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Ethnic Differences in Optic Nerve Head and Retinal Nerve Fibre Layer Thickness Parameters
  1. Chameen Samarawickrama1,
  2. Jie Jin Wang1,
  3. Son C Huynh1,
  4. Amy Pai1,
  5. George Burlutsky1,
  6. Kathryn A Rose2,
  7. Paul R Mitchell3,*
  1. 1 Centre for Vision Research, University of Sydney, Australia;
  2. 2 School of Applied Vision Sciences, Faculty of Health Sciences, University of Sydney, Australia;
  3. 3 University of Sydney, Australia
  1. Correspondence to: Paul Mitchell, Ophthalmology, University of Sydney, Eye Clinic, Westmead Hospital, Hawkesbury Rd, Westmead, 2145, Australia; paul_mitchell{at}wmi.usyd.edu.au

Abstract

Purpose: To examine ethnic differences in optic nerve head and retinal nerve fibre layer (RNFL) parameters between European Caucasian and East Asian children aged 6 and 12 years.

Methods: Of 4118 children examined in the Sydney Childhood Eye Study (incorporating the Sydney Myopia Study) from 34 randomly selected primary and 21 secondary schools during 2003-5, 3382 (82.1%) had optical coherence tomography (OCT; Zeiss Stratus) data suitable for analysis. “Fast” optic disc and RNFL scans were used. Ethnicity was defined only when both parents were of the same ethnicity.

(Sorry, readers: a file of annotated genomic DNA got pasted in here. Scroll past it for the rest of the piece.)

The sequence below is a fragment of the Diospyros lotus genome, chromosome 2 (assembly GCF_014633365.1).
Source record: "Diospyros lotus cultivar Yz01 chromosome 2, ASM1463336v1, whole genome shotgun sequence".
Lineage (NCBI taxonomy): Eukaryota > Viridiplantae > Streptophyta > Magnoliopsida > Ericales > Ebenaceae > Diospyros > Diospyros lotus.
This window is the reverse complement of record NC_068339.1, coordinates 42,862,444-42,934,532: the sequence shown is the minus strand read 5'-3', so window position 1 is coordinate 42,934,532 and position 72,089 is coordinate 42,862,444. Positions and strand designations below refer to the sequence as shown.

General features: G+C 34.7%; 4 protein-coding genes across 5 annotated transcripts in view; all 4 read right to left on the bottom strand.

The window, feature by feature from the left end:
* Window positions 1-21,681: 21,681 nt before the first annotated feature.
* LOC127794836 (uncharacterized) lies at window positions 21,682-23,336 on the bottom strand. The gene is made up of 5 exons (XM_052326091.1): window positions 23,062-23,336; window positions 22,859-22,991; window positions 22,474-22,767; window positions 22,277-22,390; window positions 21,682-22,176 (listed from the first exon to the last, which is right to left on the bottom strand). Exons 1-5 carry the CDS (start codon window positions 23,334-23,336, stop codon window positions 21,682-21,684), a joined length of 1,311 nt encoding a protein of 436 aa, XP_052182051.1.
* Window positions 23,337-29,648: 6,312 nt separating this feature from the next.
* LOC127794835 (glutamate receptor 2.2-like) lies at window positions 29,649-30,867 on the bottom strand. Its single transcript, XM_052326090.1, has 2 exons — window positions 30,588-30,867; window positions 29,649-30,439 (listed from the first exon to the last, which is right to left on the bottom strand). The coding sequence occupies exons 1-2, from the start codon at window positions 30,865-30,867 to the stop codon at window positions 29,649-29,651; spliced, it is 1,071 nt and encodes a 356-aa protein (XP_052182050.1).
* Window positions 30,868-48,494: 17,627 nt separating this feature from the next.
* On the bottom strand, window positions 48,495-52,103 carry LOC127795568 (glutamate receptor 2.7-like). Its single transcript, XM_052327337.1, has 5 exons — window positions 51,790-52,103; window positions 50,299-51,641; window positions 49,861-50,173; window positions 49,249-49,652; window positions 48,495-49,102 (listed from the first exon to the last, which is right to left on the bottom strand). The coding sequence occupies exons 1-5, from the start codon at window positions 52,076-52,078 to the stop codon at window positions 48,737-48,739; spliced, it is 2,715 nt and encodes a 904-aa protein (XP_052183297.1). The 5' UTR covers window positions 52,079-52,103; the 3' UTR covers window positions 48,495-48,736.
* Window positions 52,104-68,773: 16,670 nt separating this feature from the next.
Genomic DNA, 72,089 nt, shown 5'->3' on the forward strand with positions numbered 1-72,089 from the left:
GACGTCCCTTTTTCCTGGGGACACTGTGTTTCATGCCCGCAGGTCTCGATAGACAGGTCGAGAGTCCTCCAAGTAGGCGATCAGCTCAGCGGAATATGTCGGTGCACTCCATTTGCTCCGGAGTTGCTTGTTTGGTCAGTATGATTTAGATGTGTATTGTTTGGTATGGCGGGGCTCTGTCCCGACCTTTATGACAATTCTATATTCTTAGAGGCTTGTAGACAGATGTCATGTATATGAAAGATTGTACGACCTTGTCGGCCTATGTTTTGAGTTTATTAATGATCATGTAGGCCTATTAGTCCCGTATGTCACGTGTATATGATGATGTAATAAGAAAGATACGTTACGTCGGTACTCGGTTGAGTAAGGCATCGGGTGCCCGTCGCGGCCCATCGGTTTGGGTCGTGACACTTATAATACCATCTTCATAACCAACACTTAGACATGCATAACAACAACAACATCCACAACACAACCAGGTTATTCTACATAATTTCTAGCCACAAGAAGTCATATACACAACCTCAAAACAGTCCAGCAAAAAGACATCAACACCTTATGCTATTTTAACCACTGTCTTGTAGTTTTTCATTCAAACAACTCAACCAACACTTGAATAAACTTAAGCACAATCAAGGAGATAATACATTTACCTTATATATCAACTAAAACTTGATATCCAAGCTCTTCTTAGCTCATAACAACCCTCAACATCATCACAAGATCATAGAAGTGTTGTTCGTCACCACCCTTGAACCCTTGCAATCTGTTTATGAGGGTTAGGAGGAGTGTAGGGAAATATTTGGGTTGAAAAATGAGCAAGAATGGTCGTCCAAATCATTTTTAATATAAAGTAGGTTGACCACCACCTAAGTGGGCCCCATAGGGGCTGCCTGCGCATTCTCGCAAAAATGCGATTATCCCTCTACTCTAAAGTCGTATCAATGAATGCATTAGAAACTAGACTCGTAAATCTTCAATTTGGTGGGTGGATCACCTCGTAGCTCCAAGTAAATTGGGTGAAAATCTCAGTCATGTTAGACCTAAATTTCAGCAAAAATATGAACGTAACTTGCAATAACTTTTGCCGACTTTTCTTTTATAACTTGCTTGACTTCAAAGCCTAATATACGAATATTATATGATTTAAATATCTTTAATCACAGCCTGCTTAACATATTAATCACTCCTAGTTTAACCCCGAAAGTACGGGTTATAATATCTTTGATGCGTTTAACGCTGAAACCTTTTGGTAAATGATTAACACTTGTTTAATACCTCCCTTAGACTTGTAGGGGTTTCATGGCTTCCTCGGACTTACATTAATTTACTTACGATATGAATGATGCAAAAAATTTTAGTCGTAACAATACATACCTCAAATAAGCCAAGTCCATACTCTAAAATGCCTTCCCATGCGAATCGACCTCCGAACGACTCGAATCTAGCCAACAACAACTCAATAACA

Results: East Asian children tended to have a lower birth weight, were shorter with a smaller body mass index and were less hyperopic than European Caucasian children of the same age. After adjusting for age, gender, axial length, birth weight and optic disc area, East Asian children had similar mean vertical disc diameters to European Caucasians (p=0.38, p=0.64 for 6 and 12 years, respectively) but 30-43% larger mean vertical cup diameters (p<0.0001 for both), resulting in larger mean cup/disc ratios (p<0.0001 for both). Compared with European Caucasians (101.95µm and 104.57µm, respectively), East Asian children had thicker mean average RNFL (105.45µm and 107.92µm, respectively; p=0.0006 and 0.0001) and thicker non-nasal RNFL quadrants in both ages.

Conclusions: Compared to European Caucasian children, East Asian children generally had thicker RNFL and larger mean cup/disc ratios. Given the relatively lower prevalence of open angle glaucoma in Asians, these anatomical variations could contribute to better understanding of apparent racial differences in glaucoma susceptibility.

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